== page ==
Tales of the Five Towns Part 20

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'Yes, that was pretty easy.'

'And did your mother know?'

He turned and looked at her.

'Yes, mother knew. It finished her. Oh, Ted!' she burst out, 'if you'd only telegraphed to him the next morning that the shares weren't sold, things might have been quite different.'

'You mean I killed your father--and your mother.'

'No, I don't,' she cried pa.s.sionately. 'I tell you I don't. You didn't know. But I think of it all, sometimes. And that's why--that's why----'

She sat down again.

'By G.o.d, May,' he swore, 'I'm frightfully sorry!'

'I never meant to tell you,' she said, composing herself. 'But, there!

things slip out. Good-night.'

She was gone, but in pa.s.sing him she had timidly caressed his shoulder.

'It's all up,' he said to himself. 'This will always be between us. No one could expect her to forget it.'


Gradually her characteristic habits deserted her; she seemed to lose energy and a part of her interest in those things which had occupied her most. She changed her dress less frequently, ignoring dressmakers, and she showed no longer the ravis.h.i.+ng elegance of the bride. She often lay in bed till noon, she who had always entered the dining-room at nine o'clock precisely to dispense his coffee and listen to his remarks on the contents of the newspaper. She said 'As you please' to the cook, and the meals began to lose their piquancy. She paid no calls, but some of her women friends continued, nevertheless, to visit her. Lastly, she took to sewing. The little dark doctor, who had become an acquaintance, smiled at her and told her to do no more than she felt disposed to do.

She reclined on sofas in shaded rooms, and appeared to meditate. She was not depressed, but thoughtful. It was as though she had much to settle in her own mind. At intervals the faint sound of the Hungarian Rhapsody mingled with her reveries.

As for Edward, his behaviour was immaculate. During the day he made money furiously. In the evening he sat with his wife. They did not talk much, and he never questioned her. She developed a certain curious whimsicality now and then; but for him she could do no wrong.

The past was not mentioned. They both looked apprehensively towards the future, towards a crisis which they knew was inexorably approaching.

They were afraid, while pretending to have no fear.

And one afternoon, precipitately, surprisingly, the crisis came.

'You are the father of a son--a very noisy son,' said the doctor, coming into the drawing-room where Edward had sat in torture for three hours.

'And May?'

'Oh, never fear: she's doing excellently.'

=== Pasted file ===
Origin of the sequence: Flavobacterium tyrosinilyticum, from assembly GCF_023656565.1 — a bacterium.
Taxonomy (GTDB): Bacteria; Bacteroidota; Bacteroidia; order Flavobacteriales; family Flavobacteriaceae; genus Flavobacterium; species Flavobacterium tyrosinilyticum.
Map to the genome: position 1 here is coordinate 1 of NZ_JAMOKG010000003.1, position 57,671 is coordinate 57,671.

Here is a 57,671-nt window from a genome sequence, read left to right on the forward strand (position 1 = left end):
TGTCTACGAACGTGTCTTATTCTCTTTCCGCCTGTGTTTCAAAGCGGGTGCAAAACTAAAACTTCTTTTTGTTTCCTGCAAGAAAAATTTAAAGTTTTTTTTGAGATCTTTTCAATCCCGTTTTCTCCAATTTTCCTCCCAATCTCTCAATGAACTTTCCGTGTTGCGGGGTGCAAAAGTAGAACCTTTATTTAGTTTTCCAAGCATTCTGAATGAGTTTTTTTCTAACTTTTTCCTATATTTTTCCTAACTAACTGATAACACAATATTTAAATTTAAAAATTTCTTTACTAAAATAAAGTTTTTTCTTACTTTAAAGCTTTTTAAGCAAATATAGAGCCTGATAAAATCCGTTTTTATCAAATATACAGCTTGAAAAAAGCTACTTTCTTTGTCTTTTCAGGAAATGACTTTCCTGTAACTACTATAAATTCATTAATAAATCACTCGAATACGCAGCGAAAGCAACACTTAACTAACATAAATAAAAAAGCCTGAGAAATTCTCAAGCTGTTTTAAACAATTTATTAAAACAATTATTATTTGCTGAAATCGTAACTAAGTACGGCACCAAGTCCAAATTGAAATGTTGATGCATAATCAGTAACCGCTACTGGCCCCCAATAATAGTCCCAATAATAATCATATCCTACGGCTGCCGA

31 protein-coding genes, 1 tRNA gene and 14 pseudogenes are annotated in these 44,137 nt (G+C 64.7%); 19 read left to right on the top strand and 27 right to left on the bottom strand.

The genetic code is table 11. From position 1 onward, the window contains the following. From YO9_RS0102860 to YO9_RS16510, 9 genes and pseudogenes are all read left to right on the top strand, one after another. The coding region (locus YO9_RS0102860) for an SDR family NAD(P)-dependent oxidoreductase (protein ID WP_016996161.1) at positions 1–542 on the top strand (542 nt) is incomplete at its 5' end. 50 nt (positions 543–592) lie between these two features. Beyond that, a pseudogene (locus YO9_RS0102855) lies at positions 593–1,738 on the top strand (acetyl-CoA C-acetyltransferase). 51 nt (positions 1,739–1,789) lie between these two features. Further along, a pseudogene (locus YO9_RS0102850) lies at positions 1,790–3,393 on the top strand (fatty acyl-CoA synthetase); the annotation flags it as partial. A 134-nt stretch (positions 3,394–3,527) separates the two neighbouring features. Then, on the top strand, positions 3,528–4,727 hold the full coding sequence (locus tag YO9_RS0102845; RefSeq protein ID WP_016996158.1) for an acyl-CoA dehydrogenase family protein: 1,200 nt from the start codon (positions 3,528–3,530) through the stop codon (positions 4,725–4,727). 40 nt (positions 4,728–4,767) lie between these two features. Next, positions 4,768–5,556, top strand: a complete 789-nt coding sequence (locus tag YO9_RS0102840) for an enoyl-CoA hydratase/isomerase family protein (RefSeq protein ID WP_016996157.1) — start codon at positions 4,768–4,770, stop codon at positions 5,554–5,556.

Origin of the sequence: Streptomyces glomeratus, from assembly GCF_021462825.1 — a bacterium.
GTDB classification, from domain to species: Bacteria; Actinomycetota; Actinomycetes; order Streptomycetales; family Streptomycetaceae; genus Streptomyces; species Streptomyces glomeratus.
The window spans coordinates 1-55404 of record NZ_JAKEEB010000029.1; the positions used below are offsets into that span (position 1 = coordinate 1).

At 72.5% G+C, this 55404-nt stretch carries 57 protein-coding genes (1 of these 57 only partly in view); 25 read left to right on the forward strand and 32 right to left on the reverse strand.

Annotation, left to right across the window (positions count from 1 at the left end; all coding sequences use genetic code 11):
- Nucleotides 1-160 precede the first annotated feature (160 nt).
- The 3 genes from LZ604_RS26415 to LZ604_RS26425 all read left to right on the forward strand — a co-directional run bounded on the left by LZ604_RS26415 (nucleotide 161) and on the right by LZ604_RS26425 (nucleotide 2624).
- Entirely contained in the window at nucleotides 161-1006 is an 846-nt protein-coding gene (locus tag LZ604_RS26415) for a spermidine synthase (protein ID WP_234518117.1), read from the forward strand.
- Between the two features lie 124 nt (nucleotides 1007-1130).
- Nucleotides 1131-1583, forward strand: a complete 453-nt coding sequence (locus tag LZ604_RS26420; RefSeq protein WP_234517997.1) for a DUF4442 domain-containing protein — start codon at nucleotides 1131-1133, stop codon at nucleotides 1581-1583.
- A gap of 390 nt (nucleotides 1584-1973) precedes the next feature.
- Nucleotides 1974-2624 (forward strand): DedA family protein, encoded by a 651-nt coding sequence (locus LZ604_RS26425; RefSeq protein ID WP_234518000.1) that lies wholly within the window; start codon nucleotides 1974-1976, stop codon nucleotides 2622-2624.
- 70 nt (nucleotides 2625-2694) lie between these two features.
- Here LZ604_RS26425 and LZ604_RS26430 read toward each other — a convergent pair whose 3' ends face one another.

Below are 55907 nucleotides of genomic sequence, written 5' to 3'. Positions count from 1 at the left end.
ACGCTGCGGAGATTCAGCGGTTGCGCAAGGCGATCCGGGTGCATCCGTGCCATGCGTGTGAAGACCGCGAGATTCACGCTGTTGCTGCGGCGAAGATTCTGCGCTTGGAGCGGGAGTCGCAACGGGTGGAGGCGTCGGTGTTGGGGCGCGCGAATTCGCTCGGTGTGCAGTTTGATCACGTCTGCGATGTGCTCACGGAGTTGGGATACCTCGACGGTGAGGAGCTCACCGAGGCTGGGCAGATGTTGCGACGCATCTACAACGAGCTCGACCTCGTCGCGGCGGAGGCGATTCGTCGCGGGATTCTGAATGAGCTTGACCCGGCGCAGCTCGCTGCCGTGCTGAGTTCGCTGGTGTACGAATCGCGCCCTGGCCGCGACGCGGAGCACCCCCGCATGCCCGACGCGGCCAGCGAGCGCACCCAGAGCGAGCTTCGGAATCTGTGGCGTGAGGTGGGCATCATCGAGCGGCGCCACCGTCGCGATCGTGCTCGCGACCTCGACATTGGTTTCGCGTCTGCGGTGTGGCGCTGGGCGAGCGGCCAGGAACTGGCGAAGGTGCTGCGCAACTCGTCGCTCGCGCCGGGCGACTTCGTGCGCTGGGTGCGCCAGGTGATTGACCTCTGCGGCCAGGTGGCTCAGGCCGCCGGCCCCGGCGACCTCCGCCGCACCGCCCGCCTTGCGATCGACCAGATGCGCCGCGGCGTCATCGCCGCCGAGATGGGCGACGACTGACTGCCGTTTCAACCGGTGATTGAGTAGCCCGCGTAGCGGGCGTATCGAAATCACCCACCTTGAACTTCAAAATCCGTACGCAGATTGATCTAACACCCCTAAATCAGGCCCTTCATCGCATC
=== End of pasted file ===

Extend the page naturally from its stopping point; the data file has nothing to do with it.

'Can I go and see her?' he asked, like a humble pet.i.tioner.

'Well--yes,' said the doctor, 'for one minute; not more.'

So he went into the bedroom as into a church, feeling a fool. The nurse, miraculously white and starched, stood like a sentinel at the foot of the bed of mystery.

'All serene, May?' he questioned. If he had attempted to say another word he would have cried.

The pale mother nodded with a fatigued smile, and by a scarcely perceptible gesture drew his attention to a bundle. From the next flat came a faint, familiar sound, insolently joyous.

'Yes,' he thought, 'but if they had both been lying dead here that tune would have been the same.'

Two months later he left the office early, telling his secretary that he had a headache. It was a mere fibbing excuse. He suffered from sudden fits of anxiety about his wife and child. When he reached the flat, he found no one at home but the cook.

'Where's your mistress?' he demanded.

'She's out in the park with baby and nurse, sir.'

'But it's going to rain,' he cried angrily. 'It is raining. They'll get wet through.'

He rushed into the corridor, and met the procession--May, the perambulator, and the nursemaid.

'Only fancy, Ted!' May exclaimed, 'the perambulator will go into the lift, after all. Aren't you glad?'

'Yes,' he said. 'But you're wet, surely?'

'Not a drop. We just got in in time.'



The tableau of May, elegant as ever, but her eyes brighter and her body more leniently curved, of the hooded perambulator, and of the fluffy-white nursemaid behind--it was too much for him. Touching clumsily the ap.r.o.n of the perambulator, the stockbroker turned into his doorway. Just then the girl from the next flat came out into the corridor, dressed for social rites of the afternoon. The perambulator was her excuse for stopping.

'What a pretty boy!' she exclaimed in ecstasy, trying to squeeze her picture hat under the hood of the perambulator.

'Do you really think so?' said the mother, enchanted.

'Of course! The darling! How I envy you!'

May wanted to reciprocate this politeness.

'I can't tell you,' she said, 'how I envy you your piano-playing.

There's one piece----'

'Envy me! Why! It's only a pianola we've got!'

'Isn't he the picture of his granddad?' said May to Edward when they bent over the cot that night before retiring.

And as she said it there was such candour in her voice, such content in her smiling and courageous eyes, that Edward could not fail to comprehend her message to him. Down in some very secret part of his soul he felt for the first time the real force of the great explanatory truth that one generation succeeds another.

Tales of the Five Towns Part 20

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Tales of the Five Towns Part 20 summary

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